Shortage of iron billets hits rolling mills locally

Shaimaa Al-Aees
3 Min Read
Shortage of iron billets hits rolling mills locally

Rolling mills in Egypt are currently suffering from low availability of iron billets production locally.

The hiccup in supply has forced factory closures due to their commitment to workers, as well as their bank obligations that require them to fulfil a guarantee of factory operations.

Tarek El-Gioushy, member of the Chamber of Metallurgical Industries at the Federation of Egyptian Industries (FEI), and Chairperson of Al Gioshy Steel, called for urgent intervention by all government agencies and ministries.

El-Gioushy said that the government involvement would help save rolling mills that have been suffering since the issuance of the decision to impose custom duties on iron billet imports.

He demanded that the government reconsider that decision, particularly since the circumstances the decision was based on have since changed. The most important of these changes is the significant increase in global billet prices, from $270 per tonne at the time the decision was made, to the current price of $550 per tonne.

In October 2019, Egypt’s Ministry of Trade and Industry imposed protective duties on Egypt’s imports of billet crude, which will continue until April 2022. This has been put in place at a decreasing rate, starting from 16% on every tonne of billet imported from abroad.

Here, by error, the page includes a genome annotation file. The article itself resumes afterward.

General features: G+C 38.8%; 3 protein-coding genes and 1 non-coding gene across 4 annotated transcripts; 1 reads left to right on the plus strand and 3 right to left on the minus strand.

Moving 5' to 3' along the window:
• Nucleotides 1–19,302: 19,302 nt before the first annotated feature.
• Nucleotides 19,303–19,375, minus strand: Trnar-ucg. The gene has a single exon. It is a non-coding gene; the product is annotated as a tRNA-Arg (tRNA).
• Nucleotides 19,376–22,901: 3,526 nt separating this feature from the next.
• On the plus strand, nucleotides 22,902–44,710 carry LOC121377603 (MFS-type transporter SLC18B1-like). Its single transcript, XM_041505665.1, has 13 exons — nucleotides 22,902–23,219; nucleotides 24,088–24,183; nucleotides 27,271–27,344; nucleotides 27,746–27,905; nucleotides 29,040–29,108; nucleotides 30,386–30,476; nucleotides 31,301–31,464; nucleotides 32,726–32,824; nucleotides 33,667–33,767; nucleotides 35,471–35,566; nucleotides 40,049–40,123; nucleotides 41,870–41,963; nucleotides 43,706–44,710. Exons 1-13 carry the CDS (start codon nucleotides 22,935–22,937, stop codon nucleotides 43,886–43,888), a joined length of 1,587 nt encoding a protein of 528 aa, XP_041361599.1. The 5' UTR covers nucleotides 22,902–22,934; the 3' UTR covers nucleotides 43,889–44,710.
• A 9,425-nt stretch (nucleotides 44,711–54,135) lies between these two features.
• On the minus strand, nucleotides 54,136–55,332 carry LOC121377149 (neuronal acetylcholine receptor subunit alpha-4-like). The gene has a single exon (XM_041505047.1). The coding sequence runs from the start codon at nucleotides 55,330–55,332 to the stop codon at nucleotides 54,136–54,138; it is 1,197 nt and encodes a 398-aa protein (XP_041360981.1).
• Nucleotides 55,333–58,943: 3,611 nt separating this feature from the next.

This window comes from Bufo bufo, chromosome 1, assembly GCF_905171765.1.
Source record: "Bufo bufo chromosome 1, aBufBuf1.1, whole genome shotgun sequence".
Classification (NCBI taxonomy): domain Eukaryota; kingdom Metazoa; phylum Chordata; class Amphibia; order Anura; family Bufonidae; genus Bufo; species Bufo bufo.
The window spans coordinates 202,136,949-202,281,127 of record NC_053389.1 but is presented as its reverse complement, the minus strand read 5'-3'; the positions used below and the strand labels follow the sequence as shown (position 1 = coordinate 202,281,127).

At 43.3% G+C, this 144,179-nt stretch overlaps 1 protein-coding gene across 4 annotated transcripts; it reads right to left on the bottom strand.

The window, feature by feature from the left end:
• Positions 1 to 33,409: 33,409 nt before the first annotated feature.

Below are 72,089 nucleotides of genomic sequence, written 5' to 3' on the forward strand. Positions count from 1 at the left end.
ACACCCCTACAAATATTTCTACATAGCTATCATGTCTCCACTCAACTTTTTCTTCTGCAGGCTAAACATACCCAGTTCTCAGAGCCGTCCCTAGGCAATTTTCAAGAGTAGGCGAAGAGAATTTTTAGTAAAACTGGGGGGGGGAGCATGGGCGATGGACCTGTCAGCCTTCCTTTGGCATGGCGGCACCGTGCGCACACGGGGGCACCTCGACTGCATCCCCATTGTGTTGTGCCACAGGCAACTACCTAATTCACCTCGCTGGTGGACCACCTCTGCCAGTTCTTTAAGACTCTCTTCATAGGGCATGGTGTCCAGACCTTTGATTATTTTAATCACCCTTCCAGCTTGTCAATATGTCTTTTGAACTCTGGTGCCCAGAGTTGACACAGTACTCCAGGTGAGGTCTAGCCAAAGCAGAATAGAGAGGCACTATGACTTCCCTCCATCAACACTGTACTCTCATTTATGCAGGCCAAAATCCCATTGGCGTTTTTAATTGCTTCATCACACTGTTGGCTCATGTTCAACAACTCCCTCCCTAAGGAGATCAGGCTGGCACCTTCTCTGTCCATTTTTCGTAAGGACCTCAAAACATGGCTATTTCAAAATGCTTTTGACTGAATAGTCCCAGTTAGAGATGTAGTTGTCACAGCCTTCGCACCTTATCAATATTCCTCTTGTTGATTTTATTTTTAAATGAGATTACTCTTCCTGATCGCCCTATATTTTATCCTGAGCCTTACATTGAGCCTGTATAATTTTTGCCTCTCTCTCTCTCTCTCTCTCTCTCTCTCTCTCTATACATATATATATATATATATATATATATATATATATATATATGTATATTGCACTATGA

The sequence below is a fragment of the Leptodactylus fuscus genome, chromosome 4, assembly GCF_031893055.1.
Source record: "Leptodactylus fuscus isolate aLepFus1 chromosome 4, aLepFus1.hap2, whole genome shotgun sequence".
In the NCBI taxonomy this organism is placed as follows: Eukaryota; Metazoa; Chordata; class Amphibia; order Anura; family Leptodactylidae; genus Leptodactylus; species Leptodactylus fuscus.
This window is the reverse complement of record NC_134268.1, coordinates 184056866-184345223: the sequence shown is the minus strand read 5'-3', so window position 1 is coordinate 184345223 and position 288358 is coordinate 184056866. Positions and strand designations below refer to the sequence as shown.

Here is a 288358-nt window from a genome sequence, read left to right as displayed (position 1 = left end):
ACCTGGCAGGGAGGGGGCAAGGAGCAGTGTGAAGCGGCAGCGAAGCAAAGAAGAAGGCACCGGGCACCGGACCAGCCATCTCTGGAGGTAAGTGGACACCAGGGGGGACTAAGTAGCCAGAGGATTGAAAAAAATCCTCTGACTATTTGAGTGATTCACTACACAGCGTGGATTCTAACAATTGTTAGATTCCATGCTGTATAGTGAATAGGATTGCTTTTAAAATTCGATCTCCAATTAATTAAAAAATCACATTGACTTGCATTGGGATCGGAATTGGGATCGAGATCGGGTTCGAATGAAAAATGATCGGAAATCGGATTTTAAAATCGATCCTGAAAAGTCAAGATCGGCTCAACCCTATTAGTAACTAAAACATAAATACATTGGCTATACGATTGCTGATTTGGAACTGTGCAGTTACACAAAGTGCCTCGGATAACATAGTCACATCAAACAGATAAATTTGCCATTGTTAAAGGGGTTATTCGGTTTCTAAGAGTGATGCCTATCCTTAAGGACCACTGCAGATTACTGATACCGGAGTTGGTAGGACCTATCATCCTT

Factories producing billet ore locally give priority to the rolling line needs of their factories, and the supply is only made to rolling mills factories when the demand for rebar shrinks locally, El-Gioushy said.

He further noted, “There is severe arbitrariness by factories that produce billet crude locally towards rolling mills factories because both parties are competing in the final product, which is rebar.”

Moreover, when supplying the metal in small quantities, factories producing billet locally do not satisfy the needs of rolling mills manufacturers in any way, El-Gioushy added. They also require payment in a prepaid system, meanwhile these factories sell rebar to their customers on a credit system.

This means that integrated factories producing billet crude locally intend to harm the interests of rolling mills factories, practices which do not serve the local market which is supposed to be based on free and fair competition.

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